• We didn't leave tournaments until our last team was done.  Fact- Although we are required to stay to watch, we are not required to stay and cheer, so whenever you see a court full of Sports Performance teams, its genuine excitement for our peers. Some of my fondest memories were creating new cheers, and watching other teams achieve their goals that we understand all the behind the scenes work effort
  • We sleep there. Fiction- we spent a lot of time at the gym, and many naps have been taken in the senior locker room waiting for late night ride.
  • We have a weight room facility onsite. Fact- I'm forever grateful for the phenominal foundations and form I learned there at an early age. Our club directors welcomed athletes to come year round, and even athletes returning from college to use the facilities.
  • You can't go to prom. Fiction- Although only seniors are permitted to miss practice for Prom (shoutout to my teammates who helped do my hair in the locker room, brought perfume and got me out the door in 10 minutes after my junior year for a Friday night prom), the size of the program, and importance of Friday practices before Saturday tournaments was never a big deal. We chose to make these commitments at the beginning of the season, and there were never complaints on my teams.

Finally, probably the most common misconception I've had is: Sports Performance doesn't let players have fun.

This was always the one most puzzling to me, as it's though they are implying I had no choice of where I played volleyball. Although I'd agree, the commitment to excellence the program demands is not a good fit for the casual player, but if you wanted to play at a high level, receive an elite level of coaching, and win national championships, I'd have a hard time finding a better program.

I understand I am extremely biased, but just looking at the stats:
  •  the Sports Performance website shows regularly 30-40 athletes going onto play on at the college level each year (with the majority receiving full scholarships), going to 267 Colleges and Universities over the years
  • At the 2016 Olympics, 3 or the 24 Olympians were Sports Performance Alumni (Kelsey Robinson, Kelly Murphy, Thomas Jaeschke)
  • 43 Sports Performance Alumni have been name to the AVCA Division 1 All-American Teams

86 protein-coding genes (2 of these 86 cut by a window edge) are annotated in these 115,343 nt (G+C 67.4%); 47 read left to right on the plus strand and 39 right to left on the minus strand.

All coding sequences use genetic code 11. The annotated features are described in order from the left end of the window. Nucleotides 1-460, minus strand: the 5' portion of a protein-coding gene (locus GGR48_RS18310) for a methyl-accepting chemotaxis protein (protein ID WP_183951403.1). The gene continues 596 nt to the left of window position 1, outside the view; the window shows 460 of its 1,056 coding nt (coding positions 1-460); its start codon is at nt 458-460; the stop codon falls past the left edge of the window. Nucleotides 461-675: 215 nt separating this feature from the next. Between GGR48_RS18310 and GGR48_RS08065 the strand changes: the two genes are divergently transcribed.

• 83 AAU/JVA/USAV National Championships (Girls and Boys)
What these stats don't show, are the stats that I'm curious about that say a lot more about the program than the above:
  • How many hours I've spent in dance parties in vans and lockerrooms
  • How many bridesmaids and maids of honor have been former Sports Performance Teammates
  • How many hours coaches spend outside of practice watching film on the team and opponents, brainstorming new lineups, communicating with college coaches, and working other jobs
  • How many hours after our Sports Performance careers former teammates have spent visiting others
  • How many college coaches, athletic trainers, and weight room staff appreciated the work ethic we shared with our collegiate teammates.
  • The number of alumni coaches have met for lunches and dinners to catch-up on our lives.
  • The number of alumni Rick and Cheryl have connected for job or networking opportunities

As another group of girls are packing for AAUs, please enjoy every minute with teammates and coaches that will impact your lives for the years to come. The bond you'll have with these teammates is like nothing else, and these people will be your Sports Performance family for life. And  finally, make sure you set two alarms the morning of your flight, and know which Chicago airport you are flying out of so you're not running through the airport with Rick Butler 10 minutes before you take-off.

18s year with Rick Butler and Joe Jablonski at AAUs. I did get on the plane.

Thursday, February 11, 2016

What I wish I knew before I committed to play a sport in college

Today marks my 8 year anniversary from when I verbally committed to attend volleyball at the University of North Carolina. My 4.5 years there were full of many great memories, but now that I have a sister who turns 17 years old next month, it's pretty crazy to think we make one of the most important decisions of our life at such a young age. At seventeen I was one of the later of my teammates to commit, with many of them making their decision at 14 or 15 years old. While I do not regret my decision, I do regret not going into my college career with the right mindset, and these are a few of the highlights that I wish someone would have told me.